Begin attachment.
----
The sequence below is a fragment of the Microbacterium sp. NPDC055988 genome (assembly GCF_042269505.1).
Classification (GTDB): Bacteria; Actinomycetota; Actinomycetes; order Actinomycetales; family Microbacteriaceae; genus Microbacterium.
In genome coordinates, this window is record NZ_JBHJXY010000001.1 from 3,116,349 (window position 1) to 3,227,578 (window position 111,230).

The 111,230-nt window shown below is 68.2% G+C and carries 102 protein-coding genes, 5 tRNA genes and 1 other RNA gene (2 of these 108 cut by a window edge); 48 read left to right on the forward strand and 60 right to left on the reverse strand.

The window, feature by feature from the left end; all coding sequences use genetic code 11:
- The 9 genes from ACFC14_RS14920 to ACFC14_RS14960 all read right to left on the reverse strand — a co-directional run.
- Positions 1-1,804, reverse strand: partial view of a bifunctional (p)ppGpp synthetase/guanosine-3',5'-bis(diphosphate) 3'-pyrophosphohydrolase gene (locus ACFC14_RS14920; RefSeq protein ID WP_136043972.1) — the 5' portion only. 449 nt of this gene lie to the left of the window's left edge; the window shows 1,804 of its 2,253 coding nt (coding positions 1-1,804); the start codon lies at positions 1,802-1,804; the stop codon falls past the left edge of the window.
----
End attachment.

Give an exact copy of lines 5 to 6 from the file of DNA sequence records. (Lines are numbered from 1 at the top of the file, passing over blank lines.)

The window, feature by feature from the left end; all coding sequences use genetic code 11:
- The 9 genes from ACFC14_RS14920 to ACFC14_RS14960 all read right to left on the reverse strand — a co-directional run.